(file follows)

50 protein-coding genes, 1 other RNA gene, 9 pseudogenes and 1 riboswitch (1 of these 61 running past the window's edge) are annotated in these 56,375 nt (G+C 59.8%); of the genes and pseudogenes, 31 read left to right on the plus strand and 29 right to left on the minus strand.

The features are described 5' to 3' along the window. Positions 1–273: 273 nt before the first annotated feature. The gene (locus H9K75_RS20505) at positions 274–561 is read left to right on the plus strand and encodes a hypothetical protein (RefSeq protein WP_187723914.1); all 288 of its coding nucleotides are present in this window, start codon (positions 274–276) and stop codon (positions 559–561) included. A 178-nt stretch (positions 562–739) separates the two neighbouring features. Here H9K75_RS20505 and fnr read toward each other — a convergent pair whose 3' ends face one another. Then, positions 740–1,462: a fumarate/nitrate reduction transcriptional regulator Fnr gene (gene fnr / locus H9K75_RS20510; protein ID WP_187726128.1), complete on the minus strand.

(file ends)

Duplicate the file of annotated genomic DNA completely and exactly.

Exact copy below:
50 protein-coding genes, 1 other RNA gene, 9 pseudogenes and 1 riboswitch (1 of these 61 running past the window's edge) are annotated in these 56,375 nt (G+C 59.8%); of the genes and pseudogenes, 31 read left to right on the plus strand and 29 right to left on the minus strand.

The features are described 5' to 3' along the window. Positions 1–273: 273 nt before the first annotated feature. The gene (locus H9K75_RS20505) at positions 274–561 is read left to right on the plus strand and encodes a hypothetical protein (RefSeq protein WP_187723914.1); all 288 of its coding nucleotides are present in this window, start codon (positions 274–276) and stop codon (positions 559–561) included. A 178-nt stretch (positions 562–739) separates the two neighbouring features. Here H9K75_RS20505 and fnr read toward each other — a convergent pair whose 3' ends face one another. Then, positions 740–1,462: a fumarate/nitrate reduction transcriptional regulator Fnr gene (gene fnr / locus H9K75_RS20510; protein ID WP_187726128.1), complete on the minus strand.